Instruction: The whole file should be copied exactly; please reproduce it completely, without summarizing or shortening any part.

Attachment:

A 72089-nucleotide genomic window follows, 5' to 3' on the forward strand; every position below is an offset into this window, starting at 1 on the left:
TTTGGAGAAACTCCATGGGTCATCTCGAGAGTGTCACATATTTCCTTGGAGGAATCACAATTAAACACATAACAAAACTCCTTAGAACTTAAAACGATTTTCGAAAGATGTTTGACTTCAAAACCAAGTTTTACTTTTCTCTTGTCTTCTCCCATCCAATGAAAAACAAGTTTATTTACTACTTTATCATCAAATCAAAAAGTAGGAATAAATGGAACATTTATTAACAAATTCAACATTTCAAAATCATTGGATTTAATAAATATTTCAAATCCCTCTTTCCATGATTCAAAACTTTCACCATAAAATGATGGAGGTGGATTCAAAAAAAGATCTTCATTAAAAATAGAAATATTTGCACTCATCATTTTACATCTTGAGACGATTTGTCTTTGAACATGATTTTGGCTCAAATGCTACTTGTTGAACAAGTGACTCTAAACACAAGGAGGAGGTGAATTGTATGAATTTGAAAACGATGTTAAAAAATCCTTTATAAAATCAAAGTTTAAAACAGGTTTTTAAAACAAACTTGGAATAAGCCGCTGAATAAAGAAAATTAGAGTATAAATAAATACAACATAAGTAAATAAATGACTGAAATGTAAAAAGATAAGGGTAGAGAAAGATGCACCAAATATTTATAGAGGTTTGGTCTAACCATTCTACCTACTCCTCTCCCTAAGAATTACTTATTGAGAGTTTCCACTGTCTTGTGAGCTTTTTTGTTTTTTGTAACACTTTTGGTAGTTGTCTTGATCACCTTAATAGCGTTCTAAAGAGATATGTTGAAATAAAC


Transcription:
A 72089-nucleotide genomic window follows, 5' to 3' on the forward strand; every position below is an offset into this window, starting at 1 on the left:
TTTGGAGAAACTCCATGGGTCATCTCGAGAGTGTCACATATTTCCTTGGAGGAATCACAATTAAACACATAACAAAACTCCTTAGAACTTAAAACGATTTTCGAAAGATGTTTGACTTCAAAACCAAGTTTTACTTTTCTCTTGTCTTCTCCCATCCAATGAAAAACAAGTTTATTTACTACTTTATCATCAAATCAAAAAGTAGGAATAAATGGAACATTTATTAACAAATTCAACATTTCAAAATCATTGGATTTAATAAATATTTCAAATCCCTCTTTCCATGATTCAAAACTTTCACCATAAAATGATGGAGGTGGATTCAAAAAAAGATCTTCATTAAAAATAGAAATATTTGCACTCATCATTTTACATCTTGAGACGATTTGTCTTTGAACATGATTTTGGCTCAAATGCTACTTGTTGAACAAGTGACTCTAAACACAAGGAGGAGGTGAATTGTATGAATTTGAAAACGATGTTAAAAAATCCTTTATAAAATCAAAGTTTAAAACAGGTTTTTAAAACAAACTTGGAATAAGCCGCTGAATAAAGAAAATTAGAGTATAAATAAATACAACATAAGTAAATAAATGACTGAAATGTAAAAAGATAAGGGTAGAGAAAGATGCACCAAATATTTATAGAGGTTTGGTCTAACCATTCTACCTACTCCTCTCCCTAAGAATTACTTATTGAGAGTTTCCACTGTCTTGTGAGCTTTTTTGTTTTTTGTAACACTTTTGGTAGTTGTCTTGATCACCTTAATAGCGTTCTAAAGAGATATGTTGAAATAAAC